Airbus countered Boeing's statement of triumph, saying that from what it gathered and confirmed from the WTO panel report, 70% of the U.S. claims against the European Union had been rejected; that the European reimbursable loan mechanism has been confirmed to be a legal and compliant instrument of partnership between government and industry; and that the panel refused the U.S. request for remedies as legally inappropriate. "These results are in stark contrast to Boeing's enthusiastic expectations announced only last night in a statement by the company," EADS stated.
EADS, enthusiastic about deepening its imprint in the U.S. market, looks like it's ready to proceed with a bid. The Pentagon has already granted the company prime-contractor status, and the company is close to receiving a 90-day extension for the company to have more time to prepare for a bid, according to Reuters.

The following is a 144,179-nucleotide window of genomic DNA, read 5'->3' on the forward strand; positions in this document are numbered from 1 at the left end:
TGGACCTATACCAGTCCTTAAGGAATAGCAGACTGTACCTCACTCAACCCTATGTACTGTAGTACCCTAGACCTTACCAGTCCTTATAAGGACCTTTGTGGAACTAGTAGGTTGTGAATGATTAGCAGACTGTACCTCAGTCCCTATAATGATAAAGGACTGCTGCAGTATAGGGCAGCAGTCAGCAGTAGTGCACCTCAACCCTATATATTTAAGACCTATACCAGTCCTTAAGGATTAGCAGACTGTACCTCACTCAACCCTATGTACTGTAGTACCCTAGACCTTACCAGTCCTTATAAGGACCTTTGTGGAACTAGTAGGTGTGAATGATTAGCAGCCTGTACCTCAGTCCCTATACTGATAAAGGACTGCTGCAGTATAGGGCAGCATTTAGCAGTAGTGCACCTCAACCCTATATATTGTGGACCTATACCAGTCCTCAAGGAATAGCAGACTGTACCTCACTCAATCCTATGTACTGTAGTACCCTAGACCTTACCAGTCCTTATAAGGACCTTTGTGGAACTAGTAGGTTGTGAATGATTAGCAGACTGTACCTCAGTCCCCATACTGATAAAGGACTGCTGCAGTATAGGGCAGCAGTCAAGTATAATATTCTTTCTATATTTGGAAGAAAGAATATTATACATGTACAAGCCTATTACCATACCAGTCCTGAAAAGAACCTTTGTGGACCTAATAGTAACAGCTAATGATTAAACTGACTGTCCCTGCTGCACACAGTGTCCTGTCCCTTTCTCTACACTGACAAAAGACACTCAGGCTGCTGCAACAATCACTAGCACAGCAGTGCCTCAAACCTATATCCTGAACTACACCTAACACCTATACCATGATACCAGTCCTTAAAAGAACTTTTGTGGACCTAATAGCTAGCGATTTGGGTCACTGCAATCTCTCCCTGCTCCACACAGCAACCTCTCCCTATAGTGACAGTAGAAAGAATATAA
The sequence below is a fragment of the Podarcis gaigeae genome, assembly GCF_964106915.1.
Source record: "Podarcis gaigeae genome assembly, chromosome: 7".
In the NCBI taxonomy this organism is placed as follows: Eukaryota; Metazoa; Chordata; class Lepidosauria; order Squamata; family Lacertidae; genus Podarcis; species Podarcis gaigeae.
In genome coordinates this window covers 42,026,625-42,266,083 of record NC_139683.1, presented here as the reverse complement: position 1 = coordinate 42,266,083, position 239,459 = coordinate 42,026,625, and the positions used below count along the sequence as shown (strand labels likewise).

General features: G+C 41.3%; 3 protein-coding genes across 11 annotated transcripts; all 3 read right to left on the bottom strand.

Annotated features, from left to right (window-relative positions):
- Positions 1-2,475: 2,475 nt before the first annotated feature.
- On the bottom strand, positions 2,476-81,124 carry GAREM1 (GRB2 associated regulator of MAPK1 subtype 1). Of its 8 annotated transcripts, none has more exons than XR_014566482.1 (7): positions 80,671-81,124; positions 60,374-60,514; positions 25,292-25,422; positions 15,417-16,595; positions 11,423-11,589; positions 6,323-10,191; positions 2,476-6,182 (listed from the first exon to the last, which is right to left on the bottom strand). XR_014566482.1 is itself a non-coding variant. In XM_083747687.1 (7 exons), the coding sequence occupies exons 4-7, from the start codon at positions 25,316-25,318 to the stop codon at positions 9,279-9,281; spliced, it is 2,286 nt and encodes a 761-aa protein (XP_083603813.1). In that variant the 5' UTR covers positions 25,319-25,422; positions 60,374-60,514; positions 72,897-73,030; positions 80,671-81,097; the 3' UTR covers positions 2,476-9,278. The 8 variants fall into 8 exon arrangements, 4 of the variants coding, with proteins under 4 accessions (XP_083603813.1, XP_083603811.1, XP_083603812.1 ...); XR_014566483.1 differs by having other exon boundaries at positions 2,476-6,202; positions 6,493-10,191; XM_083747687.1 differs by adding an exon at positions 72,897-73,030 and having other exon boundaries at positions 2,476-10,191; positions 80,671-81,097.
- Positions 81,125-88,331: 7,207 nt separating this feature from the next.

"I believe that EADS sees a path where they could submit a bid with a reasonable chance of winning that Northrop did not see, and for different reasons," Leeham aerospace analyst Scott Hamilton told Reuters. According to the report, Hamilton also said that EADS had fewer qualms about fixed-price contracts than Northrop, given its know-how with commercial aircraft deals.
All of which begs the question: Looking at the past and current developments, what do you think are the odds of EADS winning the lucrative U.S. tanker deal?
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